Weâ€™ve all heard the stories. Rumours about government sanctioned attacks on its own people. Hidden military bases in Nevada. Terrorist training camps in the Ureweras. Sometimes these rumours are borne out, sometimes they become conspiracy theories. Drawing on recent work by CAJ Coady and David Coady I will develop a theory which foregrounds the distinction between the activity of Rumourmongering and the propositions (or collections of them) which qualify as Rumours. Whilst Rumourmongering seems to present a pathology of the testimonial process Rumours themselves can be examples of reliable testimony. Yet Conspiracy Theories, which arguably share many characteristics with Rumours, are not usually treated as being reliable. I will argue that this is because Conspiracy Theories exist in contrast to Official Theories and that Official Theories are more reliable, thus justifying our suspicion of Conspiracy Theories but leaving the reliability of Rumours alone.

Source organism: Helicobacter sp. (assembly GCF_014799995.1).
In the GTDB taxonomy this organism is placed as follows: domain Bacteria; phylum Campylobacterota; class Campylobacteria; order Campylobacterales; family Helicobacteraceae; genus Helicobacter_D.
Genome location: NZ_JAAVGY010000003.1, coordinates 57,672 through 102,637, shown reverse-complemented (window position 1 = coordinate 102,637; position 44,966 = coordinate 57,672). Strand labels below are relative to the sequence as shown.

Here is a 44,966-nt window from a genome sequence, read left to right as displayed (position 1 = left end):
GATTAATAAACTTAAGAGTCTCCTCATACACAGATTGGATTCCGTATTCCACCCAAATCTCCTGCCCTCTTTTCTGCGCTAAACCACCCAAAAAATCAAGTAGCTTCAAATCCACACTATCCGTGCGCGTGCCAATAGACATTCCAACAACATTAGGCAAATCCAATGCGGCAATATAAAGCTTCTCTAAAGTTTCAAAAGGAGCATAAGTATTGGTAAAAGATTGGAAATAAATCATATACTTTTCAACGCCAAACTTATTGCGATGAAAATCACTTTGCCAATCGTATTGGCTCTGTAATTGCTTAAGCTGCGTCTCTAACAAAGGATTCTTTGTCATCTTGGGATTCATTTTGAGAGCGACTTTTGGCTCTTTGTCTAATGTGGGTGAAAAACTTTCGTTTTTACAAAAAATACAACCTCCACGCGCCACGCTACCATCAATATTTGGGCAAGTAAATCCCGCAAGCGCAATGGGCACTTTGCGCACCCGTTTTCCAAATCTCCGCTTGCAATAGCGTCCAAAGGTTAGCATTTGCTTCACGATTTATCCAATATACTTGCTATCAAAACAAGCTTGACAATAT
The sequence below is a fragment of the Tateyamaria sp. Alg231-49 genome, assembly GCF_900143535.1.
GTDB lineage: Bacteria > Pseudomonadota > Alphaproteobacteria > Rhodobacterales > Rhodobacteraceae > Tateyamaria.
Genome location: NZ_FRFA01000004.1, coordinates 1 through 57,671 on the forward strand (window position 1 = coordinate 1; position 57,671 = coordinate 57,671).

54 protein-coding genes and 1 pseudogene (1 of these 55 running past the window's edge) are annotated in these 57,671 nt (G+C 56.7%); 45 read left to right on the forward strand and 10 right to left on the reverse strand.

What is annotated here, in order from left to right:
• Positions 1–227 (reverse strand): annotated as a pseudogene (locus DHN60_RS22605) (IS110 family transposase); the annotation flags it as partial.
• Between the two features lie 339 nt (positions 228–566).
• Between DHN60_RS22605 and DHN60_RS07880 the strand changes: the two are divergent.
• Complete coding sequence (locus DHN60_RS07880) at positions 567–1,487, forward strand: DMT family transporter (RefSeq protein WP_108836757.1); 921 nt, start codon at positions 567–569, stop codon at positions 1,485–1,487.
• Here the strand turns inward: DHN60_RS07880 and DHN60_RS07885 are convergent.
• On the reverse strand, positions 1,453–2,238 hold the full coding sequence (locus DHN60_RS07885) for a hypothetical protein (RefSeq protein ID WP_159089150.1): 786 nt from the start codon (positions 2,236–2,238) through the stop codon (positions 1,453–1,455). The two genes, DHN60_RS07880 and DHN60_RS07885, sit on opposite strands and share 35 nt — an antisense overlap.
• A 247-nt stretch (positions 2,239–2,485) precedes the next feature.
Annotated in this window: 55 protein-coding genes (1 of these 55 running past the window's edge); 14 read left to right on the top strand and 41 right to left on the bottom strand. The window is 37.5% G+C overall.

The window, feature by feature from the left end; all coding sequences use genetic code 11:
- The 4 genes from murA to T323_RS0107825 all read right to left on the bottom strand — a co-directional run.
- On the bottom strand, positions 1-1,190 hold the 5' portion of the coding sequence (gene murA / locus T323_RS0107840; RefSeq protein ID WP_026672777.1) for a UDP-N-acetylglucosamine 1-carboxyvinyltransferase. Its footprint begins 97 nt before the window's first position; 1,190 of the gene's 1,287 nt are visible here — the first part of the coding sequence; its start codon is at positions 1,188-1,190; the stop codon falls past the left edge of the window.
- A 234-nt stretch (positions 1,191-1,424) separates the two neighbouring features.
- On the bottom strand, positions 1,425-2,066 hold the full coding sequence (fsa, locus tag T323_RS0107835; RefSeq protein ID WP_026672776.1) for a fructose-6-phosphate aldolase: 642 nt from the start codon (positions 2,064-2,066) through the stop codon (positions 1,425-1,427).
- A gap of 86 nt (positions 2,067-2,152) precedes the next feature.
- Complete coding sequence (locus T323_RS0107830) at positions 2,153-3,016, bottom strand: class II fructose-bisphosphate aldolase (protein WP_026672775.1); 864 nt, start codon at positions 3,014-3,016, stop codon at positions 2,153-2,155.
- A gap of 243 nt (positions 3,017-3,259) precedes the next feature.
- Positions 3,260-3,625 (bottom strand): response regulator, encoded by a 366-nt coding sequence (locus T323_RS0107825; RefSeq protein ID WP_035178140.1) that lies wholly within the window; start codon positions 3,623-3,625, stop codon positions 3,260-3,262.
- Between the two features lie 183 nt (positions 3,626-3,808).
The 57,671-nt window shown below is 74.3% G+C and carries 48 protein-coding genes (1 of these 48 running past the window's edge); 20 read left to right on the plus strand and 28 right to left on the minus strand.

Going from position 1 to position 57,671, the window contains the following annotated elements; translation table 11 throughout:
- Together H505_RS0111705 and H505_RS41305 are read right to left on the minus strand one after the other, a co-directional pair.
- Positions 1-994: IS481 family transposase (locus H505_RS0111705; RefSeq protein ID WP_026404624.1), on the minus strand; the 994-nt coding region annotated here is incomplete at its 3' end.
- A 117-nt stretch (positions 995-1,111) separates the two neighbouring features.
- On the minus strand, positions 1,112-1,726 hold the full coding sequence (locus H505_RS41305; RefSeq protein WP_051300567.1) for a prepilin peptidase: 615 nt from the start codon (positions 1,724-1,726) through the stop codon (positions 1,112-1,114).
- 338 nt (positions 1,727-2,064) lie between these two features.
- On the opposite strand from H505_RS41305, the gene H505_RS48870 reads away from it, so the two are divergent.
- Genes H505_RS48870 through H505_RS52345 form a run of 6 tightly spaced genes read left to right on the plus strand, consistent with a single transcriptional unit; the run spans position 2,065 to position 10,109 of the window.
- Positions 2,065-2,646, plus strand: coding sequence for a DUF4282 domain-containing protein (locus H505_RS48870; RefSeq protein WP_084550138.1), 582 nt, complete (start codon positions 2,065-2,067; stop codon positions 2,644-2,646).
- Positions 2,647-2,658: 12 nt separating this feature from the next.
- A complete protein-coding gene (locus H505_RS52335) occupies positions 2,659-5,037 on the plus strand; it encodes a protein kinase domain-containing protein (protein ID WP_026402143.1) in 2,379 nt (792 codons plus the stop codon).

About Matthew Dentith
Author of "The Philosophy of Conspiracy Theories" (Palgrave Macmillan), Matthew Dentith wrote his PhD on epistemic issues surrounding belief in conspiracy theories. He is a frequent media commentator on the weird and the wonderful, both locally and internationally. On occasion he can be caught dreaming about wax lions but, mostly, it is rumoured he works for elements of the New World Order.All posts by Matthew